When people asked what I was doing this weekend, I said, “I’m watching the Crosby crew come back together.” Why? Because they’re nothing short of magic.
It’s now 11:30 am on a Saturday and I’m watching the line build up in front of what used to be Jinny’s Pizzeria at 4th Street Market. The original Crosby staff has taken over the humble booth for the day. Ralph Montes rings people up at the front. Alex Hernandez and Nick Nguyen seamlessly sling plates behind him. Aron Habiger tosses the coveted Shrimp Creole Pasta in the back and Ashley Guzman deftly puts together her famed Divorced Cookies as the orders come in.
The crazy thing is, no one is missing a beat. It’s been years since they’ve worked this menu together, totaling eight of the Crosby’s “top hits”: Sweet Potato Fries, Vegan Chili, Chili Fries, Starving Artist Grilled Cheese with Tomato Shooter, Jerk Carnitas Torta, Shrimp Creole Pasta, Classic Pepperoni Flatbread, and Divorced Chocolate Chip Cookies. It’s a tall order for Aron Habiger, who was the Crosby’s head chef, to rally the old team and not only ask them to take on this ambitious menu, but to do it justice.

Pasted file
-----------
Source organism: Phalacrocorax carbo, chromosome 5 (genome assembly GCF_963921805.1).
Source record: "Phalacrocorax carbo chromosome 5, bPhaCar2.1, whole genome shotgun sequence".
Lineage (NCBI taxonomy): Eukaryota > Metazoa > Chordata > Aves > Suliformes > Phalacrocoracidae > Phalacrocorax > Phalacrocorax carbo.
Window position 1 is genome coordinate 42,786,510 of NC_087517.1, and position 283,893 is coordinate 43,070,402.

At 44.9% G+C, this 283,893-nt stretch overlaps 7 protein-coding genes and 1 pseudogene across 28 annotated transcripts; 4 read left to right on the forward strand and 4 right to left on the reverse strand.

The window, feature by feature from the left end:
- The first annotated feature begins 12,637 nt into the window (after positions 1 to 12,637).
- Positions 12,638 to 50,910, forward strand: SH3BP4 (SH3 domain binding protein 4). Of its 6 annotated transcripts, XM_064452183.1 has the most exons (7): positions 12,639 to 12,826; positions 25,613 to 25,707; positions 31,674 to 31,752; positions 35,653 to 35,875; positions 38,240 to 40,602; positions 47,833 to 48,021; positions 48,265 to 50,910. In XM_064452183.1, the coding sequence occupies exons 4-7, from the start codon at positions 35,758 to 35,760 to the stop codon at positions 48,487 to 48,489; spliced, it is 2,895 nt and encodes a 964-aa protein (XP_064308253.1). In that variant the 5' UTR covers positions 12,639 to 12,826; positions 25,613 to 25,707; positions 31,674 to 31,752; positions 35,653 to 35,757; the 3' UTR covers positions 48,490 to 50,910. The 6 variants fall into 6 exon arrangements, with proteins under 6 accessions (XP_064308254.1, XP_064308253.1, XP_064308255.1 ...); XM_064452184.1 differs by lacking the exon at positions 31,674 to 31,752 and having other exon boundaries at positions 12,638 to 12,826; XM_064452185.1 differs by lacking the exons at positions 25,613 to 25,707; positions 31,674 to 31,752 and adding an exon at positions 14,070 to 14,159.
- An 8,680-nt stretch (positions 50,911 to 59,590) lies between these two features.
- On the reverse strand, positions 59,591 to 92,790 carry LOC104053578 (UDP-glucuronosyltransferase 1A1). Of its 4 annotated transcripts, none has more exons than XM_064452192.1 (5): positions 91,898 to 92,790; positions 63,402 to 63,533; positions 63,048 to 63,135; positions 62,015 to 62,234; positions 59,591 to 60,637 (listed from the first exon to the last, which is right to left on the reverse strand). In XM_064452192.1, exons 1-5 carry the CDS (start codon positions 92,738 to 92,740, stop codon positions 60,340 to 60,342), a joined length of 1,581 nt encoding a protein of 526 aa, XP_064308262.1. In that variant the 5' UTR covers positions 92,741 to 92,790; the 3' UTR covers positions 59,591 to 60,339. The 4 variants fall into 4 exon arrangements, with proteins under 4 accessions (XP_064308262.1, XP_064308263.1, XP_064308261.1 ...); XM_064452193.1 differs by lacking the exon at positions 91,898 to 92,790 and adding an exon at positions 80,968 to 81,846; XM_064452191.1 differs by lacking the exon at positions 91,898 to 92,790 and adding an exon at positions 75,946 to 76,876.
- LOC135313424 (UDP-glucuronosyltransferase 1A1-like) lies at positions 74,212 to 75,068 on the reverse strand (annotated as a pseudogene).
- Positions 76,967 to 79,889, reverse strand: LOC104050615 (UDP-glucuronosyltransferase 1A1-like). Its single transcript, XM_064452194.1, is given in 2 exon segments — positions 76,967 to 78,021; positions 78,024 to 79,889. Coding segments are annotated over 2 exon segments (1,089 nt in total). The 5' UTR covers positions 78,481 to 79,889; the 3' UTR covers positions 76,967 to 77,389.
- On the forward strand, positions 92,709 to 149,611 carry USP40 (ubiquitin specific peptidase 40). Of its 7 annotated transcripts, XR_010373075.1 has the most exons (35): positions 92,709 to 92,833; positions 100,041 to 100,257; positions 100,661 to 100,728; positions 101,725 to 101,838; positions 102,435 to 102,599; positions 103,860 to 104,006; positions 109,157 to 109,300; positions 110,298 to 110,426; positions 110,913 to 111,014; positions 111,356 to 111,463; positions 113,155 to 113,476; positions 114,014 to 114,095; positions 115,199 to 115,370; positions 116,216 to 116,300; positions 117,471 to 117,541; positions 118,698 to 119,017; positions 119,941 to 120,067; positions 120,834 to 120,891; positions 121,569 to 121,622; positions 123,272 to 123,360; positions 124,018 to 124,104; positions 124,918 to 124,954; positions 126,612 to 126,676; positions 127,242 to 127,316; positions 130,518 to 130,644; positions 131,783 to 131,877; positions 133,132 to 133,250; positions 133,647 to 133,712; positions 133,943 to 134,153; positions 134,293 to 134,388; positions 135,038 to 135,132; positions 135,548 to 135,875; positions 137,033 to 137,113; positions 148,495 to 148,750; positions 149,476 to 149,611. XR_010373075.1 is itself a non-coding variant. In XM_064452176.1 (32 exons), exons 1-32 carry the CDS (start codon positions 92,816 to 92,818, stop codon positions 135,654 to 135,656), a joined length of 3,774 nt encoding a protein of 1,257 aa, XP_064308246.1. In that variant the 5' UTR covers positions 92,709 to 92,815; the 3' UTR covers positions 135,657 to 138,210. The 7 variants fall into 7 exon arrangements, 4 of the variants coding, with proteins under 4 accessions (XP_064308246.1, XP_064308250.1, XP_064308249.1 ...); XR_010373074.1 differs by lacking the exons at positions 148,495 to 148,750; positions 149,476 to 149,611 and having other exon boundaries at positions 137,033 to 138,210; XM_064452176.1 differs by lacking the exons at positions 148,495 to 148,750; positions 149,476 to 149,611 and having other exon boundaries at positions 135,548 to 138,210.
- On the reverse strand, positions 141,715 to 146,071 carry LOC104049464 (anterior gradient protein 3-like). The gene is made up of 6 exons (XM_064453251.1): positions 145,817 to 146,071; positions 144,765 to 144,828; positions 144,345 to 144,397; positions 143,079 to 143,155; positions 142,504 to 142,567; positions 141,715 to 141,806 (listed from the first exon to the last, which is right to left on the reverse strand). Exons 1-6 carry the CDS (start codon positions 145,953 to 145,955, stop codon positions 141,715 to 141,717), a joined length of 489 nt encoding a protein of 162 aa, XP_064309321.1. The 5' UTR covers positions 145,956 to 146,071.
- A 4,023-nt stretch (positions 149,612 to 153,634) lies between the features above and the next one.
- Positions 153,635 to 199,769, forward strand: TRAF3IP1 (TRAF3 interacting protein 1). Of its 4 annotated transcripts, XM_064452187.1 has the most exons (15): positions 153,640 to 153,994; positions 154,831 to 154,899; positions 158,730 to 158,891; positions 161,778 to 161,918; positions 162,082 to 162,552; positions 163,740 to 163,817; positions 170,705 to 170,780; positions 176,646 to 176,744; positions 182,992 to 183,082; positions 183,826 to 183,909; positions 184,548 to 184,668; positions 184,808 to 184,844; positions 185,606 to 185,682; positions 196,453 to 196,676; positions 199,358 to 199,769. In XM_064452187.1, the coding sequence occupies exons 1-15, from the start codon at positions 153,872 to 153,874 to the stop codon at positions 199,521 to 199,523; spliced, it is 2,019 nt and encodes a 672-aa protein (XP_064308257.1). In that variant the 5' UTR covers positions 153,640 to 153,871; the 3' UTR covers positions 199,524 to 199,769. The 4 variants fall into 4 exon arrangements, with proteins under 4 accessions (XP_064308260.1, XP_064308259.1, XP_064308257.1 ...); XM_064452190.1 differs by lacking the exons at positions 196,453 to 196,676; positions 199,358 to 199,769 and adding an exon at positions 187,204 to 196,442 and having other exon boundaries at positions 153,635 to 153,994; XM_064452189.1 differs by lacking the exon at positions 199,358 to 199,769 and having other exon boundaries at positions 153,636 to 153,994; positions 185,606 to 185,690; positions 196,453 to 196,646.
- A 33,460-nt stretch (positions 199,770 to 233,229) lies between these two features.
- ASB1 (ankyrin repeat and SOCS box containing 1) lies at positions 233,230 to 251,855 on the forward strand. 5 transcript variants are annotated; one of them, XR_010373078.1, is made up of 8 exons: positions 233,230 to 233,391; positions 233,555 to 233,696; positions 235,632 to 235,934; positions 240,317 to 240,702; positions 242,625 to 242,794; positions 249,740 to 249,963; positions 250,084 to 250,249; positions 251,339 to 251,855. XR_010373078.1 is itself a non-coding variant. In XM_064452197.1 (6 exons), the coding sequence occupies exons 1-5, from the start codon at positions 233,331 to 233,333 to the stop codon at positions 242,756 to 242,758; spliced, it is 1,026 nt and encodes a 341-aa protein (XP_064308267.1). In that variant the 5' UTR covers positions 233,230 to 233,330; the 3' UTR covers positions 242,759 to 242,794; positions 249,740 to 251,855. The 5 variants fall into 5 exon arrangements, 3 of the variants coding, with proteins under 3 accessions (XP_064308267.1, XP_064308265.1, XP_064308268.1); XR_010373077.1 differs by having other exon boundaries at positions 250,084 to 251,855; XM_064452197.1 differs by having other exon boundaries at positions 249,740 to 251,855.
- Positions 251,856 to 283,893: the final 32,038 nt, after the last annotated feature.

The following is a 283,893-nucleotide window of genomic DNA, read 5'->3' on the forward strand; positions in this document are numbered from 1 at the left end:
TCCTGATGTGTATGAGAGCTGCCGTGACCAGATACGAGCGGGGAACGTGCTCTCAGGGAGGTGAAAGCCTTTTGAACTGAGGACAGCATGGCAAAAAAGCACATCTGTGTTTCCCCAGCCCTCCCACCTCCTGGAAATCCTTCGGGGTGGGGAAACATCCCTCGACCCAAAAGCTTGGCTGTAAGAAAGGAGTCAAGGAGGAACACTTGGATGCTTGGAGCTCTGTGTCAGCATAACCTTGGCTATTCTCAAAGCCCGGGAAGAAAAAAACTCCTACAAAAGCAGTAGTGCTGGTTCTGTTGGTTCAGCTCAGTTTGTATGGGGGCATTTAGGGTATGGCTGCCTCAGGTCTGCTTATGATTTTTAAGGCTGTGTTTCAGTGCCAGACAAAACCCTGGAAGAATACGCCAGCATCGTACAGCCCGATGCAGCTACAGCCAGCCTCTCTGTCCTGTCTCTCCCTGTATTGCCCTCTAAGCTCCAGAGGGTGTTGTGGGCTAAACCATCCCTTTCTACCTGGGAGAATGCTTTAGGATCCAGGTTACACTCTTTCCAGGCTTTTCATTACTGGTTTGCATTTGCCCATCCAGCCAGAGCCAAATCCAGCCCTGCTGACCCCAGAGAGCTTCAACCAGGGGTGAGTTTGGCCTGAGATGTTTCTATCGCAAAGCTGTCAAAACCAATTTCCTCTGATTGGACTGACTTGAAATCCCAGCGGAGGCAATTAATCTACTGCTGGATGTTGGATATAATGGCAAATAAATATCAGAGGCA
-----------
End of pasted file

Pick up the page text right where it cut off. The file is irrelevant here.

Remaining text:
Yet, everyone moves with the kind of fluidity, camaraderie and natural grace most kitchens can only dream of. The dishes are just as fantastic, too. The pasta creamy, effortless. The grilled cheese crispy, decadent. The cookies tasting like a ganache campfire. Like I said, it’s magic.
As the orders exit the kitchen, you can hear people share stories as they eat. The tales of late nights, good friends, good food, and good times. They are reminiscing and the nostalgia filling the air brings me back, too. As Habiger puts it, “There are stories involved with every one of these dishes.” It is the reason the Crosby’s legacy runs so deep.
It is this legacy that is intertwined with the tragic passing of Kim Pham. And while the Crosby closed its doors in January 2014, today is a reminder of the character, heart and people that made it great.